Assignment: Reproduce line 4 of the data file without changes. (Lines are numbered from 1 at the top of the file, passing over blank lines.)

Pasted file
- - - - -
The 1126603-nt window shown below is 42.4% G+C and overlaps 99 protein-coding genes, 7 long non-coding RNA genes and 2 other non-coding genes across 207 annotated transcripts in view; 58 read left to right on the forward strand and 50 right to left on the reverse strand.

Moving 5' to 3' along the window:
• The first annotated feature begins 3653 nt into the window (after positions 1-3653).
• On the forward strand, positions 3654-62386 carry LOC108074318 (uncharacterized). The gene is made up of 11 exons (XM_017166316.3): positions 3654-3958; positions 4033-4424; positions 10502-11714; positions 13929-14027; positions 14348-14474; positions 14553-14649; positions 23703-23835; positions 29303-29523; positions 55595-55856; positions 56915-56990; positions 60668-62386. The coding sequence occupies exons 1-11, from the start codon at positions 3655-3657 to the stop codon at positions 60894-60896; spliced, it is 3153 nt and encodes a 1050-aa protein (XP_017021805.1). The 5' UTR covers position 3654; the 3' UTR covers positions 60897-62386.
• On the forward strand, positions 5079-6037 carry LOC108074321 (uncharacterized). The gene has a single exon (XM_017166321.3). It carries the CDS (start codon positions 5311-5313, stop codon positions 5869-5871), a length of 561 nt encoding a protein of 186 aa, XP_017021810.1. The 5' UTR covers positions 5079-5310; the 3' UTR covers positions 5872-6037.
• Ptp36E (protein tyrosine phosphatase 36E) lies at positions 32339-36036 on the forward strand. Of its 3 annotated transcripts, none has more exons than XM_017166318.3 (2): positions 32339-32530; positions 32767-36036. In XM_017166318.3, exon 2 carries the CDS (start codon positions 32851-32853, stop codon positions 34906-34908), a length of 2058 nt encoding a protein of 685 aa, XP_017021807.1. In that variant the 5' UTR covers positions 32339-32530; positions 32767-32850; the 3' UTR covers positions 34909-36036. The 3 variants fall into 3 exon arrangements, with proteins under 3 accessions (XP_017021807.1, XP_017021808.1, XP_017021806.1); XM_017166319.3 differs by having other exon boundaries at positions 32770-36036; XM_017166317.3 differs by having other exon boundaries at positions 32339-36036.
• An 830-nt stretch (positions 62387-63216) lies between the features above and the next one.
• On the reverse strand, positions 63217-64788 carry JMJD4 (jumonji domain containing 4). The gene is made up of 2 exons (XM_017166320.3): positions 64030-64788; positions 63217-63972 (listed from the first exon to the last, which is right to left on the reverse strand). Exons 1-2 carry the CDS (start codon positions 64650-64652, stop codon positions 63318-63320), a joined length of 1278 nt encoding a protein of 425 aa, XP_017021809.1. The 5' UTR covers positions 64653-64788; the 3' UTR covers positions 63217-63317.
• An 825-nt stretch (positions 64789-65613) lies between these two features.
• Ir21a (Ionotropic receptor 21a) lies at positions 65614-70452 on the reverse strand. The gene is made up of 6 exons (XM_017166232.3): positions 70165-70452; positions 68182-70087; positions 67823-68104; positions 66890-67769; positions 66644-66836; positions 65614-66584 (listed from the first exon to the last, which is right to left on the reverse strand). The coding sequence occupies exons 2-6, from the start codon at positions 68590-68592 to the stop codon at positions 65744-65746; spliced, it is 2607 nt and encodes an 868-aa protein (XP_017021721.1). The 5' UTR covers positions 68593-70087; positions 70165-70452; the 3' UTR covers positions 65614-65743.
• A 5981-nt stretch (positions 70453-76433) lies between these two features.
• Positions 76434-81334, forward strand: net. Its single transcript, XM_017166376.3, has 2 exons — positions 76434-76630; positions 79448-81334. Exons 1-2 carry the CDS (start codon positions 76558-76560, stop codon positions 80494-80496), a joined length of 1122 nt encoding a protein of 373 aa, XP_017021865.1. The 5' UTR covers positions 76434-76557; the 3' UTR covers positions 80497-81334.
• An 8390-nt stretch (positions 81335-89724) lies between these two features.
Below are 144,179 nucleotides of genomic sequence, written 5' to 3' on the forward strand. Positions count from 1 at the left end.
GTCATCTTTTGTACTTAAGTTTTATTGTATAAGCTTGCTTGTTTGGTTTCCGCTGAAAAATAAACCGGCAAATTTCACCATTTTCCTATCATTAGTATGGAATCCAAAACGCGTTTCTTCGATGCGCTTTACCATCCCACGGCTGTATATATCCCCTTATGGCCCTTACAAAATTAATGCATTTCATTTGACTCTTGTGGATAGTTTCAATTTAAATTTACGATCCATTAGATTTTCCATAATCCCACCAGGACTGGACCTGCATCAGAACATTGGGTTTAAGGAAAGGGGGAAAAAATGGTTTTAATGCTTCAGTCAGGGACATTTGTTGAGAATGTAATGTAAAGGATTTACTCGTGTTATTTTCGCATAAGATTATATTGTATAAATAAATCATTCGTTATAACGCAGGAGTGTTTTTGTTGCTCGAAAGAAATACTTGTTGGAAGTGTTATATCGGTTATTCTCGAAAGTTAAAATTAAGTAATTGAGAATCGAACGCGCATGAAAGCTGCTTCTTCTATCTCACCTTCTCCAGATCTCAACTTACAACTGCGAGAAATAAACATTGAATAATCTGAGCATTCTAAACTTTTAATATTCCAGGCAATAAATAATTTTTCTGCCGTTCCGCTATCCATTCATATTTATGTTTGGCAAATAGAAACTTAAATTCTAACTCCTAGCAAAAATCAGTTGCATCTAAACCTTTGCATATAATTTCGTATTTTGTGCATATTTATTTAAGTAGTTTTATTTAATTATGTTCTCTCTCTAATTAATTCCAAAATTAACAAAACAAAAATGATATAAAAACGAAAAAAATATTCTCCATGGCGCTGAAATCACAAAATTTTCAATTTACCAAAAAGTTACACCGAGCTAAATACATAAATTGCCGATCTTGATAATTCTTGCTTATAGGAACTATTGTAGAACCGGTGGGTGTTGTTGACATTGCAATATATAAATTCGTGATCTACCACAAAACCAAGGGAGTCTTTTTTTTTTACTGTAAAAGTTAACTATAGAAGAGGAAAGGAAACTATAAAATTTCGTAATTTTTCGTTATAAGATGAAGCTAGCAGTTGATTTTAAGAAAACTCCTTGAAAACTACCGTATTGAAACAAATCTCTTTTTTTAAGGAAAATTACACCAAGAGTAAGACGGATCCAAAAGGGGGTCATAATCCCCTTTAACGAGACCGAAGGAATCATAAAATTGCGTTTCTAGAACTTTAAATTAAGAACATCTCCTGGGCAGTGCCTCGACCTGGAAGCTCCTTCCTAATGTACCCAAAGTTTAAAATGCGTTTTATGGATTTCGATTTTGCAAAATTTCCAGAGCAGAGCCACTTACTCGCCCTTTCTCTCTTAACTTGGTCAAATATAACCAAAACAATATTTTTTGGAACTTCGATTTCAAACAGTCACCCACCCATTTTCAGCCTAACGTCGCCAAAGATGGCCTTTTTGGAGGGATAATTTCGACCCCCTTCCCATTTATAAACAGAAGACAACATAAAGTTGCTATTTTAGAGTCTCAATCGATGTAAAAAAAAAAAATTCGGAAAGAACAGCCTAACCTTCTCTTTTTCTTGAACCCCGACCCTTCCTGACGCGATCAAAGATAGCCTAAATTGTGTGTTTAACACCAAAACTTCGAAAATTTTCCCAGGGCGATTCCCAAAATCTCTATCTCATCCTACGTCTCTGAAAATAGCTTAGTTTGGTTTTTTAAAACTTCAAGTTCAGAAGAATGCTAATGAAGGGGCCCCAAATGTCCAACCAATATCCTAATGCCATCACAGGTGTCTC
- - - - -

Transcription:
• On the forward strand, positions 3654-62386 carry LOC108074318 (uncharacterized). The gene is made up of 11 exons (XM_017166316.3): positions 3654-3958; positions 4033-4424; positions 10502-11714; positions 13929-14027; positions 14348-14474; positions 14553-14649; positions 23703-23835; positions 29303-29523; positions 55595-55856; positions 56915-56990; positions 60668-62386. The coding sequence occupies exons 1-11, from the start codon at positions 3655-3657 to the stop codon at positions 60894-60896; spliced, it is 3153 nt and encodes a 1050-aa protein (XP_017021805.1). The 5' UTR covers position 3654; the 3' UTR covers positions 60897-62386.